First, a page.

CBS braces for risqué Love Island as producer breaks silence on U.S. version
It’s the biggest gamble a network has made on a new reality show in years: Starting July 9, CBS will air a U.S. version of the sexy British dating sensation Love Island that will run a whopping five nights a week. The goal is nothing less than to create an inescapable pop culture sensation just like its overseas counterpart.
“We want to feel like the World Cup of reality TV,” says ITV executive and Love Island executive producer David Eilenberg (Hell’s Kitchen, Shark Tank), giving an exclusive first interview about the CBS series.
For the uninitiated, Love Island plays a bit like Big Brother crossed with Temptation Island, yet is more addictive that description makes it sound. The show begins with roughly five single men and women (dubbed “Islanders”) dropped in a tropical Fiji villa. The singles are paired up in a selection ceremony (“the coupling,” see clip below) where partners are chosen based on little more than their looks. These newly formed couples compete together in bawdy games and challenges, and sleep in the same bed. Their overall goal is to remain part of a committed couple as tempting new singles are gradually added to the villa, Islanders are given opportunities to break up and change partners, and fans vote out couples who aren’t considered worthy.
Oh, and there are twists, lots of evil twists. If The Bachelor is like a dating show version of Cinderella, then Love Island is direct from the age of Tinder. Partners are routinely quickly selected and then agonizingly discarded, except on Love Island there’s no such thing as ghosting as everybody is trapped together for weeks on end.
“I think it resonates with young people and the way the dating world is,” Eilenberg says. “One thing we hear about dating apps is you’re constantly contending with FOMO and that some hotter better person might be right around the corner — so when do you actually commit? The mechanics of this show bring that conundrum to life.”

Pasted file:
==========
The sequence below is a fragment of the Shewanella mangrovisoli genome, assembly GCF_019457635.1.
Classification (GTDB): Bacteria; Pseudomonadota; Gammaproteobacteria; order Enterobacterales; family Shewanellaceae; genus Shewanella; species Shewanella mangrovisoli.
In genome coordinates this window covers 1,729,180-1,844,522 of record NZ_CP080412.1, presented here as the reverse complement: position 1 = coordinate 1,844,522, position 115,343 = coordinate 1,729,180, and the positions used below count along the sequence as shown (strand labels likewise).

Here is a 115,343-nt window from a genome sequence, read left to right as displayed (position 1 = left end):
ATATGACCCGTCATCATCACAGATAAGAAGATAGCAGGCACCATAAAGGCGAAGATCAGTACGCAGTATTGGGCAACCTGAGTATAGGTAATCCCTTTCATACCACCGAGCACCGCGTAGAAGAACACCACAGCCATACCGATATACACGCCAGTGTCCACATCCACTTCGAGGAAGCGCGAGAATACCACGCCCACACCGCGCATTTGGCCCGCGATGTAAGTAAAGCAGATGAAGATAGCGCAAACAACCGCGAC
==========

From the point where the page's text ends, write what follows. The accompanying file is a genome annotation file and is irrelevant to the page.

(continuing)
News that CBS was creating a U.S. version last year was initially met with some skepticism among fans. The original series is more visually and sexually explicit than what’s seen in shows in the U.S. Yet Eilenberg says the idea is to stay as faithful as possible to a proven formula. “CBS very much supports the show that’s been a hit elsewhere,” he says. “We want to make sure the show is the show. It’s an aspirational, sexy, fun summer show. And the U.K. show has become less provocative and more broad appeal over time.”
Still, some elements will invariably be toned down. The U.K. version’s omnipresent thong swimwear, rougher language, and some of the content (games where Islanders demonstrate their favorite sex positions on one another, for instance) probably won’t pass muster on the home of NCIS and Blue Bloods. “We have to conform to broadcast standards, so what happens with language and — to some extent — what we see visually will be a little different because of the platform we’re on,” Eilenberg says.
Other risqué aspects, however, are expected to make it on the air — such as make-out games where Islanders are encouraged to kiss pretty much every one of their potential partners (see clip below). “There’s going to be a mix [of games] just as there is on the U.K. show,” Eilenberg says. “There are games that are meant to bond, games that are meant to spark attraction, and games that are just hilarious… The U.S. Islanders have seen the U.K. show, for the most part. They know what they’re walking into and are excited to do it.”